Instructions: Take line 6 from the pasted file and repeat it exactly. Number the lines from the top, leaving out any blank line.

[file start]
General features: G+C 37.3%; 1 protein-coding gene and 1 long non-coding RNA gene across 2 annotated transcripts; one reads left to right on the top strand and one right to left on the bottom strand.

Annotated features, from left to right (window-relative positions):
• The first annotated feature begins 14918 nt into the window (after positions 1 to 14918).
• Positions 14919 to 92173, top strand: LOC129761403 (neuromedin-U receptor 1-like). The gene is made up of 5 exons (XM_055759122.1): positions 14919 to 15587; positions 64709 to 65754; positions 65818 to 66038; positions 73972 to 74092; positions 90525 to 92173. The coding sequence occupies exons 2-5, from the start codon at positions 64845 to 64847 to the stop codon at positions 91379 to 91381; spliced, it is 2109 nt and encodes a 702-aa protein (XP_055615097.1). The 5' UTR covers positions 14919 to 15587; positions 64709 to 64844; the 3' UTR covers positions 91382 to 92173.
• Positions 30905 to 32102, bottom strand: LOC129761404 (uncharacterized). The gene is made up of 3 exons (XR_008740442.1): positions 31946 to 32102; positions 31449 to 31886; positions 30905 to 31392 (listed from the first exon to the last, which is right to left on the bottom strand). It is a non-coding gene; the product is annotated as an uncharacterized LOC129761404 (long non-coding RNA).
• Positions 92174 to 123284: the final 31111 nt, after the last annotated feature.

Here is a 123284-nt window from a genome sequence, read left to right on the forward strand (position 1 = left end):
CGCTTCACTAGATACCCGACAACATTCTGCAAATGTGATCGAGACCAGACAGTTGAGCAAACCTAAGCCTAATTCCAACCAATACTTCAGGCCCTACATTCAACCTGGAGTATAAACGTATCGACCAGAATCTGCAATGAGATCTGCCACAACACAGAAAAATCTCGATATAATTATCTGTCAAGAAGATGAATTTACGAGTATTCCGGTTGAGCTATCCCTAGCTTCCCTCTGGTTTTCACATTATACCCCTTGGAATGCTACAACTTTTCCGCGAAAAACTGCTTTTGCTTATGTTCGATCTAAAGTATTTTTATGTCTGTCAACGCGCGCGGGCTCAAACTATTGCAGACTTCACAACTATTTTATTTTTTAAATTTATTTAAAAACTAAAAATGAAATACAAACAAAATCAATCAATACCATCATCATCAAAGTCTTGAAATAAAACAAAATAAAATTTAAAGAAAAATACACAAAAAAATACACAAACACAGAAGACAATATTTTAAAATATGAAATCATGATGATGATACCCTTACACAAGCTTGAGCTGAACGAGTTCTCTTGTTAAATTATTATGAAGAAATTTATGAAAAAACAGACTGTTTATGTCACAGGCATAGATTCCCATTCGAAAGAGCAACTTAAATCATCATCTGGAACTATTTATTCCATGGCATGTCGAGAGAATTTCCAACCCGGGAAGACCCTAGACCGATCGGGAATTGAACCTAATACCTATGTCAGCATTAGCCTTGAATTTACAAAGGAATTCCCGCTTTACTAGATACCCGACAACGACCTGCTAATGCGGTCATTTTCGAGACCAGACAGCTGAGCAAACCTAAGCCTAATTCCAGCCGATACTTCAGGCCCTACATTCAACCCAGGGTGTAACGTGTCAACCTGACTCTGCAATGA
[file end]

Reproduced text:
• Positions 92174 to 123284: the final 31111 nt, after the last annotated feature.